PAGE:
The Tree (Haibun)

The Tree

Sitting under a mulberry tree by the sea, in Alexandroupolis, Greece, near the border with Turkey, I stare across the sparkling water. A melancholy mood is sapping my energy. The ferry to Samothraki makes me wish to travel further on, but I know I’ve come far enough. This place, at the intersection of continents, symbolizes the crossroads in my own life, leaving behind my youth and entering middle age. I need a push, something to give me strength to take the next step.

I must have fallen asleep because when I come to dusk is falling like rain. I rub my eyes. The town lights flicker simultaneously with their reflections on the water. The notes of a flute pierce the air.

I muse about the times this town has passed between the Bulgarians, the Greeks, the Turks, the Russians; shudder at the thought of how much blood has been spilled. And yet humanity continues, the spirit survives whoever the ruler, whatever the belief. I realize the smallness of my own problem, the disease of vanity and self-preoccupation.

A crow lands next to me. We eye each other for a minute or two, then he flies away. Feeling a sense of acceptance wash over me, I walk to my Pension. The hostess noticing the lifting of my mood offers me a theory about what happened.

“It must have been the dervish, the Holy man of the fifteenth century,” she says. “He spent his days under a tree… he is buried there…”

“They buried him under his tree?”

“They say he still heals those who go to sit under it.”

“Is that the Mulberry tree…?” I start, trying to locate ‘my’ tree for her.

She shrugs, and then I know it does not matter.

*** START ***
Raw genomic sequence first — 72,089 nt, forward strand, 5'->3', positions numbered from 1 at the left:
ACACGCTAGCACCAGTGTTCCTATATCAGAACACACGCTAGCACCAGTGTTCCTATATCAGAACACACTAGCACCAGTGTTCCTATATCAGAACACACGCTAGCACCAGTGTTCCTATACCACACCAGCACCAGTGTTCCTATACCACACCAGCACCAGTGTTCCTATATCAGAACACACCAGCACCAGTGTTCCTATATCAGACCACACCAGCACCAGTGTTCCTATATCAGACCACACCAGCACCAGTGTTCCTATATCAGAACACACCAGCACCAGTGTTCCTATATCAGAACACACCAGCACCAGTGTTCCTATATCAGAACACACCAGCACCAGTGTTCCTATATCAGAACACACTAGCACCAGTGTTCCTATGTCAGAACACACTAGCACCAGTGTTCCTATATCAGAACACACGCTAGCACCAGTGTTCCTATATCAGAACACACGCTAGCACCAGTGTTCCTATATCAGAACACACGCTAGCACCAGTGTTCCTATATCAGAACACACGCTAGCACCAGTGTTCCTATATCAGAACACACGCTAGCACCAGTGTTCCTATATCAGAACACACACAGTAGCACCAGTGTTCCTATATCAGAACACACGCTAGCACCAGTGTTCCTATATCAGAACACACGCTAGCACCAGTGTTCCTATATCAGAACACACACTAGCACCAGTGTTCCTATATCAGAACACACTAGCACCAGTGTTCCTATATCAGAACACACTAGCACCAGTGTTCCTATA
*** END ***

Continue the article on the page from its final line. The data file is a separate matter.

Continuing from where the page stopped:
in the salty air

a single leaf from his book –

dove with crow

In Contemporary Haibun Online, January 2012

3 thoughts on “The Tree (Haibun)”

  1. in the Chinese ‘Book of Changes’ there is a verse from someone who wants to leave a deadlock situation behind and move on . .
    ‘What if it should fail, what if it should fail!?
    Hence he ties it to a mulberry shoot’

    Somewhere there, besides the strength of the plant, I believe, also lies the thought of silkworms who fed on mulberry leaves to produce their durable and elegant yarn . .

    Great to have found your blog Stella, I’m writing this as I stare across a narrow strip of sea over to the Turkish shores (although further south to where you sat). Wishing you a great, creatively moving year!


    1. Dora, many thanks and a great, creative year to you too. I am glad you found your way to my blog, especially since you understood the mulberry/silk connection; and also, of course, that your comment leads me back to your blog. I look forward to visiting you!


  2. thank you for the wishes Stella! I’m very new to this whole thing (both blogging and writing short poems) but I’m curious to find out more about it. I’ll be happy to host your visits or even read any comments/thoughts -feedback is always welcomed!

    take care!


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